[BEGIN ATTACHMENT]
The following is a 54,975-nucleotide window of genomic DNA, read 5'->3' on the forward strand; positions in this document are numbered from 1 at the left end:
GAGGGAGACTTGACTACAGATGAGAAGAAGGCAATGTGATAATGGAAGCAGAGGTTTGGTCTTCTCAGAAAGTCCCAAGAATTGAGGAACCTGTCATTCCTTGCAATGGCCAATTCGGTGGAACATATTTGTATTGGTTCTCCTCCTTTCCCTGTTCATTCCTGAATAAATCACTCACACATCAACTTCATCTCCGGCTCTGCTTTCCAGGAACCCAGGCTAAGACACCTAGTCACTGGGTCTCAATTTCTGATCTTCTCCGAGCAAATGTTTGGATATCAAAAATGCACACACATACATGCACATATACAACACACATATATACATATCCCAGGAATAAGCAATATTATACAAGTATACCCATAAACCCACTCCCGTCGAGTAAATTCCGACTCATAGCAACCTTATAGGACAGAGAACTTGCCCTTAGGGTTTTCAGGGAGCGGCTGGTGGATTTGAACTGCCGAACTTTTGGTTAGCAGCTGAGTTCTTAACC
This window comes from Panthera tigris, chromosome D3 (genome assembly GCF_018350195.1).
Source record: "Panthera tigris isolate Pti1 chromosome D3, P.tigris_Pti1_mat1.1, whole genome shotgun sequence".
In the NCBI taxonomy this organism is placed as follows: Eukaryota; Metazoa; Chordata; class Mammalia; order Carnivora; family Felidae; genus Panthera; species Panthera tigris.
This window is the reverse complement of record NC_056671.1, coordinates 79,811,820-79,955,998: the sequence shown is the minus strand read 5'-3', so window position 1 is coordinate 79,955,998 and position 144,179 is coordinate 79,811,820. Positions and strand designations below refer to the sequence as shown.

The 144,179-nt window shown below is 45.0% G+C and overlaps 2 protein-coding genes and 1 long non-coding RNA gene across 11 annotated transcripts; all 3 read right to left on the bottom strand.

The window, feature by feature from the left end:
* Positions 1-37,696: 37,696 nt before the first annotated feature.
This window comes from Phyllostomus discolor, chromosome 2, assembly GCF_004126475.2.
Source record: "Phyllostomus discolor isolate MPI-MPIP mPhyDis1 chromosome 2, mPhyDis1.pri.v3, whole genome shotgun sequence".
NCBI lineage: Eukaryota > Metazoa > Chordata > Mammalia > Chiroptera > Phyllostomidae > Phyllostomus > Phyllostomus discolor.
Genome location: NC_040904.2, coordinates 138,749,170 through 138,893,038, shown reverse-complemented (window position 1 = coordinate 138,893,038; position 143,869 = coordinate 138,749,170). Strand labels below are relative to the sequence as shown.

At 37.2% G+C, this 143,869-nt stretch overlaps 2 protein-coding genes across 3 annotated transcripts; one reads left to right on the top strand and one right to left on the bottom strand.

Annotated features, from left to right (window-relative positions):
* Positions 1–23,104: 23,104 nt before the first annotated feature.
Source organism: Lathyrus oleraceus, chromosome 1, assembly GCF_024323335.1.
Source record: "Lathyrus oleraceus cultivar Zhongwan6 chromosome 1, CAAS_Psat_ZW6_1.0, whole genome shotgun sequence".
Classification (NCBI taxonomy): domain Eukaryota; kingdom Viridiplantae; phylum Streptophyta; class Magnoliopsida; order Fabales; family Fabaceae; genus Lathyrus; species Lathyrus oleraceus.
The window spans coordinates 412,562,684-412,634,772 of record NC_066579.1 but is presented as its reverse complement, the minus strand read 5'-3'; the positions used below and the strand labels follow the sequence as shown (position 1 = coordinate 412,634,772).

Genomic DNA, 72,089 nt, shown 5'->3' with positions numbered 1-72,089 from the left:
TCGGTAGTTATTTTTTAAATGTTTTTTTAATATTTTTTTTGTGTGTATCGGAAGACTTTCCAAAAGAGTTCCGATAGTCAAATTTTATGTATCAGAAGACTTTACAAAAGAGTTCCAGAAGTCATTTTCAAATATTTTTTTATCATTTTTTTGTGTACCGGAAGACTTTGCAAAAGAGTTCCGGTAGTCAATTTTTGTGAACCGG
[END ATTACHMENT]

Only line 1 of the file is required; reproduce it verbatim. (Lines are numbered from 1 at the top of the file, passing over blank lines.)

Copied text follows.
The following is a 54,975-nucleotide window of genomic DNA, read 5'->3' on the forward strand; positions in this document are numbered from 1 at the left end: